An idea is a spark of possibility. But a spark needs proper tinder in order to give rise to a flame.
I was re-reading The Notebooks of Albert Camus for a bit, and I came across this passage:
For a thought to change the world, it must first change the life of the man who carries it. It must become an example.
I've long had a certain practice. I come across some new idea, or a set of ideas. I get excited about it. I want to pass it on, to write about it, and to speak on it. But first, I have to try it out. I have to use my own life as an experimental laboratory. Will this new idea spark a flame in the right way? Can I make use of it well? If I've tried an idea in my own life and it works as well as I had hoped, then I can tell others.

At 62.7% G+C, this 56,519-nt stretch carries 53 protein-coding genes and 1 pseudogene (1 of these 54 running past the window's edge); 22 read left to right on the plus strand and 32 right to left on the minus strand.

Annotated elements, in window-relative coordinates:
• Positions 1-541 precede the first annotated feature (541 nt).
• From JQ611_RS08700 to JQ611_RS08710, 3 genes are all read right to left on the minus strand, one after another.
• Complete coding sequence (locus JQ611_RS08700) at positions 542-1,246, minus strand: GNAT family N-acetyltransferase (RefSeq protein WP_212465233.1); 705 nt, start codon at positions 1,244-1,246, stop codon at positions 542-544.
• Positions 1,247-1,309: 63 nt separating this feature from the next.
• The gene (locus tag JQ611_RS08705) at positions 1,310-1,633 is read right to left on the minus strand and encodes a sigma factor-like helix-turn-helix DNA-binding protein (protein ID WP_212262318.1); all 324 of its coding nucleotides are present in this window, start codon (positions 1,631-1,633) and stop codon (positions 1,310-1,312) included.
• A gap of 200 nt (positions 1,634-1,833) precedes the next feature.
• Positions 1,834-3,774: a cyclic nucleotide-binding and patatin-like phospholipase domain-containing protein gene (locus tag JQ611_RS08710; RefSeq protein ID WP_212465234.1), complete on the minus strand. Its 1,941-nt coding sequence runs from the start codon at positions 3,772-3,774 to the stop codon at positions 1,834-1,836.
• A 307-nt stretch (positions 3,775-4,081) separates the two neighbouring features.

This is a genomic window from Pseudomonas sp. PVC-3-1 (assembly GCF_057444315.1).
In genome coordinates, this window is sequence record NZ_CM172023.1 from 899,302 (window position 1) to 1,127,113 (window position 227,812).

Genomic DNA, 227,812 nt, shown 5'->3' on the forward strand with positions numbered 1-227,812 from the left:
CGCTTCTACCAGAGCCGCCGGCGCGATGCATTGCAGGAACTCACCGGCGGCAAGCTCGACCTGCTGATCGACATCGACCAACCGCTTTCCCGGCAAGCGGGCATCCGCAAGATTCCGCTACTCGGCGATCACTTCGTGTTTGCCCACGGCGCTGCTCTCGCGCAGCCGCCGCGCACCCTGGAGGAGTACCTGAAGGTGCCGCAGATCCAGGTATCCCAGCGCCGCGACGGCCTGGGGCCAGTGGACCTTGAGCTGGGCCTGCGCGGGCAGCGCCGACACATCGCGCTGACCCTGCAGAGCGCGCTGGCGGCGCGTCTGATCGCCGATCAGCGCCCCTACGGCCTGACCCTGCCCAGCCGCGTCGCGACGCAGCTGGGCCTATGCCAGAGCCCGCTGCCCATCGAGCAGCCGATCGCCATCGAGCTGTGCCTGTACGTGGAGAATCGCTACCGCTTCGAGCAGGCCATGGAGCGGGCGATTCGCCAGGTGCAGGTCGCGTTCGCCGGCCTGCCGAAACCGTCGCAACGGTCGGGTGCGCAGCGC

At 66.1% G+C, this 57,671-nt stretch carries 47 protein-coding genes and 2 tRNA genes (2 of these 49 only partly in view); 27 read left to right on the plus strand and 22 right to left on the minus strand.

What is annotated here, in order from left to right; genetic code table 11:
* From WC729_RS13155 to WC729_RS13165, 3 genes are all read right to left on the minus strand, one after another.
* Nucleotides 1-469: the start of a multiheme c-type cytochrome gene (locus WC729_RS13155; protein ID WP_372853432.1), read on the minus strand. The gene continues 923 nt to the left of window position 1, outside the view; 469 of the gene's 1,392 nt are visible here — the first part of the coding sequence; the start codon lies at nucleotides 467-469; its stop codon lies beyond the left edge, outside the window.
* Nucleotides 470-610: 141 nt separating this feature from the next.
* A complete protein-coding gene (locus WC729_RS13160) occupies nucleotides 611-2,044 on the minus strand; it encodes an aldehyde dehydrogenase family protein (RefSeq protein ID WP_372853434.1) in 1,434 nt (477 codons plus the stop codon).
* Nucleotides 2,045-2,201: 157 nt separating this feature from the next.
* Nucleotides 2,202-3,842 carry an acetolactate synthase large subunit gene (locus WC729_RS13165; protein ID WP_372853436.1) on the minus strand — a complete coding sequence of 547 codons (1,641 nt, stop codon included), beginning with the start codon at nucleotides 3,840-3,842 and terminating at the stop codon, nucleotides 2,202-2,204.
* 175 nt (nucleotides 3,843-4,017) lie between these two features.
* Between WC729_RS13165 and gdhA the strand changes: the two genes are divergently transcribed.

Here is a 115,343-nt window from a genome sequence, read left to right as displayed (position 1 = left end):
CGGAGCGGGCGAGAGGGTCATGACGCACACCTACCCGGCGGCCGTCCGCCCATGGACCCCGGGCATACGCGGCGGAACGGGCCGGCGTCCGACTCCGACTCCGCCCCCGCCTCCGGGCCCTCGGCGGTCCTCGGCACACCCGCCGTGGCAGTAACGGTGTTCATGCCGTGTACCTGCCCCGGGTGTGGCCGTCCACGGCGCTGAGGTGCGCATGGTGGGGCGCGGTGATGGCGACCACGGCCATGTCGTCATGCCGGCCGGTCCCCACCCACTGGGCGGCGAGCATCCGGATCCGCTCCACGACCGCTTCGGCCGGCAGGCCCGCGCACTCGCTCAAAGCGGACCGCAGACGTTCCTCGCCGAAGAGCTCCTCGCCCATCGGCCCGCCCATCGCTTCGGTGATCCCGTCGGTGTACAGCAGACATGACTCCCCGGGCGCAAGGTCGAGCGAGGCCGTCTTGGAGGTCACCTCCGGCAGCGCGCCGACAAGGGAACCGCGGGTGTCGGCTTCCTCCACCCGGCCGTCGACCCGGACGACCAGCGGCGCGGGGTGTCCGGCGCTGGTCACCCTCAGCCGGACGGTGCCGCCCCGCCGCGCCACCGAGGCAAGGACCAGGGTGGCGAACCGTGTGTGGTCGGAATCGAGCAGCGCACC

There are too many people in the world right now writing about, speaking on, and teaching ideas that they haven't really used themselves, because, if they had, they would know that those ideas don't work - or at least not in the way they're portrayed.
An idea is a spark of possibility. Is it a possibility in the actual world? Can it work? Have you tried it out before passing it on?
When you come across a great idea, and your life has ample kindling in it, you'll know by the flame that leaps high that you have something worth sharing. And others will come to your light.